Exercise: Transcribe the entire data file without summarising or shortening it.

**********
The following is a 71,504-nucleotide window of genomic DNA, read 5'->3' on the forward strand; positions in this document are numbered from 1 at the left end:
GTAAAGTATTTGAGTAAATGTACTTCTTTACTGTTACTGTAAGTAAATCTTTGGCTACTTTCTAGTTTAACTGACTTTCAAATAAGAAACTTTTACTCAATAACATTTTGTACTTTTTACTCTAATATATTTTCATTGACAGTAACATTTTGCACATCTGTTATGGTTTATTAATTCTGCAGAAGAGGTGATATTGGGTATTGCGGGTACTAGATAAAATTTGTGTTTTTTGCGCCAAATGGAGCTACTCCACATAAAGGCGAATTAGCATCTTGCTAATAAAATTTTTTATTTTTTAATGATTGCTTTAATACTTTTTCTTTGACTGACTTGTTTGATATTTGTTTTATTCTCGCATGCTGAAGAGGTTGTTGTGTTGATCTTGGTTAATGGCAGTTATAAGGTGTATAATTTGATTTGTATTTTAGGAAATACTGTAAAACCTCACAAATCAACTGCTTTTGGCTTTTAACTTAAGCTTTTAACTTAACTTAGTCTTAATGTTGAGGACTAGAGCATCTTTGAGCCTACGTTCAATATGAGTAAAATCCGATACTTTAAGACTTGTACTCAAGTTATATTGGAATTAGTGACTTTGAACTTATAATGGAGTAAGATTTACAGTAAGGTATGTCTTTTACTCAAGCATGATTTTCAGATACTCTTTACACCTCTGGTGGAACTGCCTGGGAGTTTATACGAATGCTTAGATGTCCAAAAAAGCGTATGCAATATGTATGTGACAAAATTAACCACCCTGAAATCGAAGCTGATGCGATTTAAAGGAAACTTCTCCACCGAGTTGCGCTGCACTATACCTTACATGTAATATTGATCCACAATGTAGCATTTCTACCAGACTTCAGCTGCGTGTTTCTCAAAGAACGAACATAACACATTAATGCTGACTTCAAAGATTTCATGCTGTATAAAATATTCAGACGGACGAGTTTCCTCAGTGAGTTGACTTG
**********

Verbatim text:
The following is a 71,504-nucleotide window of genomic DNA, read 5'->3' on the forward strand; positions in this document are numbered from 1 at the left end:
GTAAAGTATTTGAGTAAATGTACTTCTTTACTGTTACTGTAAGTAAATCTTTGGCTACTTTCTAGTTTAACTGACTTTCAAATAAGAAACTTTTACTCAATAACATTTTGTACTTTTTACTCTAATATATTTTCATTGACAGTAACATTTTGCACATCTGTTATGGTTTATTAATTCTGCAGAAGAGGTGATATTGGGTATTGCGGGTACTAGATAAAATTTGTGTTTTTTGCGCCAAATGGAGCTACTCCACATAAAGGCGAATTAGCATCTTGCTAATAAAATTTTTTATTTTTTAATGATTGCTTTAATACTTTTTCTTTGACTGACTTGTTTGATATTTGTTTTATTCTCGCATGCTGAAGAGGTTGTTGTGTTGATCTTGGTTAATGGCAGTTATAAGGTGTATAATTTGATTTGTATTTTAGGAAATACTGTAAAACCTCACAAATCAACTGCTTTTGGCTTTTAACTTAAGCTTTTAACTTAACTTAGTCTTAATGTTGAGGACTAGAGCATCTTTGAGCCTACGTTCAATATGAGTAAAATCCGATACTTTAAGACTTGTACTCAAGTTATATTGGAATTAGTGACTTTGAACTTATAATGGAGTAAGATTTACAGTAAGGTATGTCTTTTACTCAAGCATGATTTTCAGATACTCTTTACACCTCTGGTGGAACTGCCTGGGAGTTTATACGAATGCTTAGATGTCCAAAAAAGCGTATGCAATATGTATGTGACAAAATTAACCACCCTGAAATCGAAGCTGATGCGATTTAAAGGAAACTTCTCCACCGAGTTGCGCTGCACTATACCTTACATGTAATATTGATCCACAATGTAGCATTTCTACCAGACTTCAGCTGCGTGTTTCTCAAAGAACGAACATAACACATTAATGCTGACTTCAAAGATTTCATGCTGTATAAAATATTCAGACGGACGAGTTTCCTCAGTGAGTTGACTTG